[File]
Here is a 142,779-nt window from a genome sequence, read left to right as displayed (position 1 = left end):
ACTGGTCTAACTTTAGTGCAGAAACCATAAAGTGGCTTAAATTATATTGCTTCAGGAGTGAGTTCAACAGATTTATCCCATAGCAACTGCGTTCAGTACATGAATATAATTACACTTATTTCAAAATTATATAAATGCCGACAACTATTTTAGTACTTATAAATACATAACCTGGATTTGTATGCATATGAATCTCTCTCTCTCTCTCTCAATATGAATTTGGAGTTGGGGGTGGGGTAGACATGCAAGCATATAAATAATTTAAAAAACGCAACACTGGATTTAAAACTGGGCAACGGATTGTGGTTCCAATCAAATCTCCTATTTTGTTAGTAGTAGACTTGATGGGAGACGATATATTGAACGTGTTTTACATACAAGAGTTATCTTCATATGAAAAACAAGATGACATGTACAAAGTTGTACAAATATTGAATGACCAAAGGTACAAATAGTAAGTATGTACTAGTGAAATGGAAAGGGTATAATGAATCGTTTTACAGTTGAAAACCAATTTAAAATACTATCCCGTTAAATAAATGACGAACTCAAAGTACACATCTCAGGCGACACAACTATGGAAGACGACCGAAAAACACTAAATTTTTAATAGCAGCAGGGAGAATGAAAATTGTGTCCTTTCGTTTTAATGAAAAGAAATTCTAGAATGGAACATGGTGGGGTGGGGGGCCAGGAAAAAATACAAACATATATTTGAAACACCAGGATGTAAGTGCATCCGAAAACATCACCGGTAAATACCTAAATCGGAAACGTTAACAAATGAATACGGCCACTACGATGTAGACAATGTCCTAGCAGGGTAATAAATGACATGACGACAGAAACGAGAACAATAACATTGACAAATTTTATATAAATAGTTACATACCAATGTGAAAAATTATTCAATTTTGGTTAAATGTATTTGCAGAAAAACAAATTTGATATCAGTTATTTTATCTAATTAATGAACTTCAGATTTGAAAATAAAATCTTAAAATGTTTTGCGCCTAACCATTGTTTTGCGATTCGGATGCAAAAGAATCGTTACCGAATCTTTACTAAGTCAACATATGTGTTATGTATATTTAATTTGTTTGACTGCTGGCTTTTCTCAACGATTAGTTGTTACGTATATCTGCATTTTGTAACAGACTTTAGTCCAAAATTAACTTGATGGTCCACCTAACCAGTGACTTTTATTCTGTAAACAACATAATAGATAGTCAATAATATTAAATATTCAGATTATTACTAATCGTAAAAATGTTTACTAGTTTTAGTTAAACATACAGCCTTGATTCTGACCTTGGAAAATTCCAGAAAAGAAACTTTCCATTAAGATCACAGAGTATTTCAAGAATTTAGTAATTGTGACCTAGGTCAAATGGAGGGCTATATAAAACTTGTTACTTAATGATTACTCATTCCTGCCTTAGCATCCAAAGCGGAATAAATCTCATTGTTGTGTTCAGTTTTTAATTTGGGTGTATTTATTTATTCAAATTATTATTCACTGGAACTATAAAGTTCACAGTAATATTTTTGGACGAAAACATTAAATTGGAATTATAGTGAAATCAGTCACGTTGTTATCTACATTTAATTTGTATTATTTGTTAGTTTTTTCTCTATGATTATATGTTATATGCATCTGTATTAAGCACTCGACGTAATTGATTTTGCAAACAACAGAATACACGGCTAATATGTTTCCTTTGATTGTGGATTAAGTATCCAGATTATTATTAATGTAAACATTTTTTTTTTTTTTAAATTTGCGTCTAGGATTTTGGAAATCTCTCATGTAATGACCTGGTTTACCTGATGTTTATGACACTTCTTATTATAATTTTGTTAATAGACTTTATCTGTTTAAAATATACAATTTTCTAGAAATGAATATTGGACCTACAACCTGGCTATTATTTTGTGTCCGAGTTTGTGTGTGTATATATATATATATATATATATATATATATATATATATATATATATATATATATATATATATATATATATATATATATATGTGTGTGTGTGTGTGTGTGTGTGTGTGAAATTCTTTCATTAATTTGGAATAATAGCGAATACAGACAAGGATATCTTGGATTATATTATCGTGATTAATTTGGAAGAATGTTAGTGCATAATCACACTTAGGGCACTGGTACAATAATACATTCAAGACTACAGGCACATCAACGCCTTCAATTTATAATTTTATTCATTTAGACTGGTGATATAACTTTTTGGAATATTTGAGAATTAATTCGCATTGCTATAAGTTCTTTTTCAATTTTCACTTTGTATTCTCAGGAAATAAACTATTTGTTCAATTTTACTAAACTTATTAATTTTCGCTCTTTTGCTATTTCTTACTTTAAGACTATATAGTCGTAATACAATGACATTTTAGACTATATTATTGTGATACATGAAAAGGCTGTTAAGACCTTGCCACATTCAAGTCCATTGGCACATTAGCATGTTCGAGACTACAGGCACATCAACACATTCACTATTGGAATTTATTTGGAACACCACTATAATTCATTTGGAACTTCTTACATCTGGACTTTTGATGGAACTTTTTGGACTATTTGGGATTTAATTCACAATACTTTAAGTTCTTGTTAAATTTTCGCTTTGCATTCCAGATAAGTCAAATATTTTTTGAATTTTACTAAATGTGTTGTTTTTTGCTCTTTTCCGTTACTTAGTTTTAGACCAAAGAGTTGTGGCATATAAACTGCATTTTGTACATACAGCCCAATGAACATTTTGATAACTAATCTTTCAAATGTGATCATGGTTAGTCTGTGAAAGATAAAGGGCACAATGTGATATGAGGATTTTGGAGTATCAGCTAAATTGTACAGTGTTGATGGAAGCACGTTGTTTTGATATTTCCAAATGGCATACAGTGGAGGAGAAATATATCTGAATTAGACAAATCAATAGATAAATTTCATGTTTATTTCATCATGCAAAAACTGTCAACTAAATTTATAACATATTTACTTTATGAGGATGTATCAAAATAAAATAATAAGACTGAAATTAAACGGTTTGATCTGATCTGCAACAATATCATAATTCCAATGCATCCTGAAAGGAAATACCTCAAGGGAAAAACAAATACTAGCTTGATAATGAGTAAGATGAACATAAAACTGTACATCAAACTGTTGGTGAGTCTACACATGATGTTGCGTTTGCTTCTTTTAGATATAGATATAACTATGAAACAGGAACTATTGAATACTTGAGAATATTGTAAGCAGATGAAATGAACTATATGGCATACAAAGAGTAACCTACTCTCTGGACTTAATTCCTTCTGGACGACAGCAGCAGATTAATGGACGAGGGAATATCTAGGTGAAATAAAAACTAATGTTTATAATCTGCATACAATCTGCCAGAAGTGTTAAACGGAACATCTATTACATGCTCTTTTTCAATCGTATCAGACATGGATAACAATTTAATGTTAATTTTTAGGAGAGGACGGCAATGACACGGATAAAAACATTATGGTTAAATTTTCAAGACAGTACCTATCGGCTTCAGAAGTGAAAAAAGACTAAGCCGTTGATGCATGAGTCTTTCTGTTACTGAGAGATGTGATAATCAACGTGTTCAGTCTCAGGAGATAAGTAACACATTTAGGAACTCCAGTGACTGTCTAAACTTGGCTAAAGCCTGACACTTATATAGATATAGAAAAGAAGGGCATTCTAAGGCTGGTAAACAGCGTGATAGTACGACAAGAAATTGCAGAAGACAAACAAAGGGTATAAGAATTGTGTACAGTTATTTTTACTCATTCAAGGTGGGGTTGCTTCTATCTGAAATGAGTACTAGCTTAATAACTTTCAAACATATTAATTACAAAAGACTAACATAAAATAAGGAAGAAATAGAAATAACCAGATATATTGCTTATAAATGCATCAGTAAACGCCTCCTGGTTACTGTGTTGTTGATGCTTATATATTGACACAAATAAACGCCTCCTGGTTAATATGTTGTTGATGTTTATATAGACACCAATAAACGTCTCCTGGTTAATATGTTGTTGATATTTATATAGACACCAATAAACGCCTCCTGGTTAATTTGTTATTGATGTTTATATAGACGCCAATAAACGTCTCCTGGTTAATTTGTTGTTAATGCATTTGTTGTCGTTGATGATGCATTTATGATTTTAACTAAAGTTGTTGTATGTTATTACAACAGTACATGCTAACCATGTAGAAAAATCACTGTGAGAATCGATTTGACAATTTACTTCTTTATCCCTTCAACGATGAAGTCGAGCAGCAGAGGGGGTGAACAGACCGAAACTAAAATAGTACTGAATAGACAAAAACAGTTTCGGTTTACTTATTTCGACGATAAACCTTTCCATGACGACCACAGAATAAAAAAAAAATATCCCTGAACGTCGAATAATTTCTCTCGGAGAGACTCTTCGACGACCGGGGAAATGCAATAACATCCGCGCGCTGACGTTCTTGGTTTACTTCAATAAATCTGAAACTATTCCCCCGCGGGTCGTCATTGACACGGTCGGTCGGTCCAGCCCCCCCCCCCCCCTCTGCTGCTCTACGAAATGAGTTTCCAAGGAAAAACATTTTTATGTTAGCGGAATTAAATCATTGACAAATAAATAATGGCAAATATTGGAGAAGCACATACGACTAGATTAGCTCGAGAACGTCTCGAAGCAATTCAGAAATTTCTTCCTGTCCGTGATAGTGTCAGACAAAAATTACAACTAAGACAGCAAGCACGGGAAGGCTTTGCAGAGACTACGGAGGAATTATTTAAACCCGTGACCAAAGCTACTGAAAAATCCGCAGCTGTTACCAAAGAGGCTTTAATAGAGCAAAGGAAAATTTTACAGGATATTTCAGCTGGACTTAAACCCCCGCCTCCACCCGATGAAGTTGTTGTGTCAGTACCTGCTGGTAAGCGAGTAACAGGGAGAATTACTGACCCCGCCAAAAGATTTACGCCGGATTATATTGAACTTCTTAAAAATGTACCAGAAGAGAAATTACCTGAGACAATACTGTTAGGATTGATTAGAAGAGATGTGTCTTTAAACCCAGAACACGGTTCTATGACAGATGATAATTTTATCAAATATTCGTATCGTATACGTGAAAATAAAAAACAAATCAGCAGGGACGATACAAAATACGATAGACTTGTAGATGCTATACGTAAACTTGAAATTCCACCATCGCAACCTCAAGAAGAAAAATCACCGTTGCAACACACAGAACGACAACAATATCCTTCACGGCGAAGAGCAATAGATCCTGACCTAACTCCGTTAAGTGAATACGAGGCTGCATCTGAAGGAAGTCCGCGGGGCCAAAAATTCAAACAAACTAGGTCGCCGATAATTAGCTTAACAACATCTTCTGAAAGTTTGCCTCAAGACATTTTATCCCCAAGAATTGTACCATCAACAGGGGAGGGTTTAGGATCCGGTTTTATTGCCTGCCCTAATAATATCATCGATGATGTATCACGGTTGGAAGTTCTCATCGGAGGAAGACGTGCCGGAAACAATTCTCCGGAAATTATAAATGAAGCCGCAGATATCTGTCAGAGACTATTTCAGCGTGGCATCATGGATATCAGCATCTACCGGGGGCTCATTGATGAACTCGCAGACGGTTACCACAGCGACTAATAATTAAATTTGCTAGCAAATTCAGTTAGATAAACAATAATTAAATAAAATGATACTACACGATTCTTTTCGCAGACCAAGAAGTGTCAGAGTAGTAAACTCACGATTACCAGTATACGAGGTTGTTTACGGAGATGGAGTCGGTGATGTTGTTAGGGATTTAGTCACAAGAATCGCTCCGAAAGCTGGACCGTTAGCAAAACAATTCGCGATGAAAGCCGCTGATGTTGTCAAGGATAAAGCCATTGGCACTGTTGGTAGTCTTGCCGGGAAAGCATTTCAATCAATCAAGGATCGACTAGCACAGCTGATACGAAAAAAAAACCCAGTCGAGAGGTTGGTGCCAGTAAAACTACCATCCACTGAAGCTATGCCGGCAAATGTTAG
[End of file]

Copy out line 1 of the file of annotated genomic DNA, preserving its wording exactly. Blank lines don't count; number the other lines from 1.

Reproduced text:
Here is a 142,779-nt window from a genome sequence, read left to right as displayed (position 1 = left end):